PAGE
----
LVMH Moët Hennessy Louis Vuitton SE sought to soothe investor concerns about fears of a possible slowdown in the crucial Chinese luxury goods market after its shares dropped more than 7% on Oct. 10.
The share price drop came despite the company reporting robust third-quarter revenue growth the day earlier after the stock market closed. The French fashion and luxury company's shares fell 7.1% to €265.30 on Paris' Euronext stock exchange. Shares of other luxury houses including Gucci-owner Kering SA, Hermes and Burberry Group PLC also fell in the wake of a broader market sell-off.
Investors are concerned that China, which accounts for about a third of luxury goods sales, could experience a slowdown. The uncertainty has arisen as a consequence of a U.S.-China trade war as well as a loss of spending power among Chinese consumers reflecting a decline in the value of the yuan and a drop in the Chinese stock market. In addition, some analysts believe stock price valuations of many big luxury houses are at high levels and therefore offer limited upside.
In a conference call with analysts Oct. 10 to discuss third-quarter earnings in 2018, LVMH said it was not particularly worried about Chinese demand cooling. "As far as Chinese customers are concerned, there's a little slowdown that we are talking about, moving from high teens to mid-teens" in revenue growth, said Jean-Jacques Guiony, CFO of the Paris-based maker of Louis Vuitton handbags, Krug Champagne, Marc Jacobs apparel and other luxury products. "So it's nothing really noticeable."
Guiony added: "We're optimistic about the future of Chinese customers. So basically, the forecast was not particularly pessimistic or negative on China. The real numbers are not particularly bad."
The Chinese consumer is crucial to the fortunes of LVMH and other producers of high-end consumer products. In 2016, luxury consumption dropped to its lowest level since 2009, according to a report by McKinsey & Co.
But a rebound has occurred in recent months. In 2018, the luxury goods market is expected to grow by 6% to 8% to reach €276 billion to €281 billion, according to a forecast by Bain & Co. Mainland China is anticipated to account for the lion's share of that increase, growing by 20% to 22% this year, based on constant exchange rates, according to Bain.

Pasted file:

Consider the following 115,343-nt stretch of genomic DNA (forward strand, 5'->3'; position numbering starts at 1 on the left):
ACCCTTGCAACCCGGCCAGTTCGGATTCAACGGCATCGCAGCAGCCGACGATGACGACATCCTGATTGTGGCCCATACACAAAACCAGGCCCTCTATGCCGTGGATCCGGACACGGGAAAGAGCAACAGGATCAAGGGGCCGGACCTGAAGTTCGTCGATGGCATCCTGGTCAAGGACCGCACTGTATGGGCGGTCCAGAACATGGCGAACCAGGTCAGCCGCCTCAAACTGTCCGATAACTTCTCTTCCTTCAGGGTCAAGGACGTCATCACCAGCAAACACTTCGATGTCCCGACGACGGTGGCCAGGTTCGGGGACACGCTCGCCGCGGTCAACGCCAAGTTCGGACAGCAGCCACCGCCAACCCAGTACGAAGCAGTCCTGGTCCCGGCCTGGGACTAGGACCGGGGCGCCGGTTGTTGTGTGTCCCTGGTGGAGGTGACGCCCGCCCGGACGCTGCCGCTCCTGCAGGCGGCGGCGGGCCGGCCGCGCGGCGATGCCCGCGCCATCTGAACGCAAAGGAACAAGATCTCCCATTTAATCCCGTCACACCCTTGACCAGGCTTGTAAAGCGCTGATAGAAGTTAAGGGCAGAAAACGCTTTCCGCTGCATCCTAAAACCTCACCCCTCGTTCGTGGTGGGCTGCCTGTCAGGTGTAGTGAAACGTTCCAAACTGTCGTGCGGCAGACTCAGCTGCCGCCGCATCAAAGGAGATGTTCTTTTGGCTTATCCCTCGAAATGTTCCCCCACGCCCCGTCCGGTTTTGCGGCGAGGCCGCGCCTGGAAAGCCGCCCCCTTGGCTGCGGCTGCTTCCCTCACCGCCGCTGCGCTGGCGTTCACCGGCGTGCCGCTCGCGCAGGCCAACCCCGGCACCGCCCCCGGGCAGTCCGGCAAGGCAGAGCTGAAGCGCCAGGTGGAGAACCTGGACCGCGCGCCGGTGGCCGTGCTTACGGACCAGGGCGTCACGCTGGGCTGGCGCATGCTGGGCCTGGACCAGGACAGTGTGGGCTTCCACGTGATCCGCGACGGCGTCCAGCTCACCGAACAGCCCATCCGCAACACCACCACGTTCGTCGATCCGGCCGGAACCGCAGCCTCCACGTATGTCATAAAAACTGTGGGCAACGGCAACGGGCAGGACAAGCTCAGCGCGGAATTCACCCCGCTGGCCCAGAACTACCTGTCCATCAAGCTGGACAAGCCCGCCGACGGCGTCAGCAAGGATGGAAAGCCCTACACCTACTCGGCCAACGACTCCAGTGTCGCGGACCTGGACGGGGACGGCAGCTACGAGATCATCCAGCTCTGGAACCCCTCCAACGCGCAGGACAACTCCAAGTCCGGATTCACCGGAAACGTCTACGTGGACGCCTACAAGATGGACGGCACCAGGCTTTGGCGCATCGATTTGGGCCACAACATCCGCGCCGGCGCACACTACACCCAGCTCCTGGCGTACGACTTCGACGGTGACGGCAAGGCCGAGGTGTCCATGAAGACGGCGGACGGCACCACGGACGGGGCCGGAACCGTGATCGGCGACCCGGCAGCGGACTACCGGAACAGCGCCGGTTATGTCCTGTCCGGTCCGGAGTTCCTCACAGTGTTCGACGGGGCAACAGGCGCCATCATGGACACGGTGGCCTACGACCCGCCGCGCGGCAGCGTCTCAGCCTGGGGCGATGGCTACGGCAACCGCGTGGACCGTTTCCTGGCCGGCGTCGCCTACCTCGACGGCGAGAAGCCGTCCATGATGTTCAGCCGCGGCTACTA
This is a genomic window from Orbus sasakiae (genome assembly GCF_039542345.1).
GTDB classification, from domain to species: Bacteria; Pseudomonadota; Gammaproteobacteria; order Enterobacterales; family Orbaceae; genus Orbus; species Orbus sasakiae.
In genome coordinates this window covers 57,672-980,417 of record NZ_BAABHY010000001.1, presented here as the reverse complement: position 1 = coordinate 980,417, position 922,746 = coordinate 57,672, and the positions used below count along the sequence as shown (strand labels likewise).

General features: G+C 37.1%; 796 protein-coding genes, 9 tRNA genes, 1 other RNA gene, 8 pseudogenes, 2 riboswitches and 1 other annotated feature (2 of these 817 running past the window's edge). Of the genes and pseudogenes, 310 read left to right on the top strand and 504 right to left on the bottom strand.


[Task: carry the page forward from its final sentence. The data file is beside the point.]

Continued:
But other concerns are giving investors pause. "Although results look solid and the market's anticipated slowdown in Chinese spending has yet to materially manifest itself, we believe investors are growing wary of the luxury sector's elevated valuations, prompting a sell-off," Morningstar Equity Analysts said in a note. "The shares are still trading at a moderate premium to our fair value estimate even after a 7% decline at the time of writing."
Earlier in October, the share prices of LVMH and Kering dropped sharply on reports that Chinese authorities were cracking down on travelers returning home after purchasing luxury items overseas, including imports that exceeded the duty-free limit. The authorities' move may be an effort to hamper a practice known as "daigou," whereby Chinese tourists sell foreign-bought luxury goods at a hefty profit domestically.
The practice of daigou is not something that LVMH welcomes or promotes, Guiony said on the conference call, adding that the company tries to fight the practice by limiting the number of products customers can buy at LVMH stores, especially in Paris.
Guiony noted that Chinese consumers tend to spend a higher proportion of their income on luxury products, compared to U.S. or European consumers. "Hence, higher volatility," said Guiony. "It has disproportionate consequences on their propensity either to purchase or not."
In the earnings call, LVMH said: "While we are pleased with our performance to date, we remain cautiously confident as we look ahead to the rest of the year in the context of monetary and geopolitical uncertainties."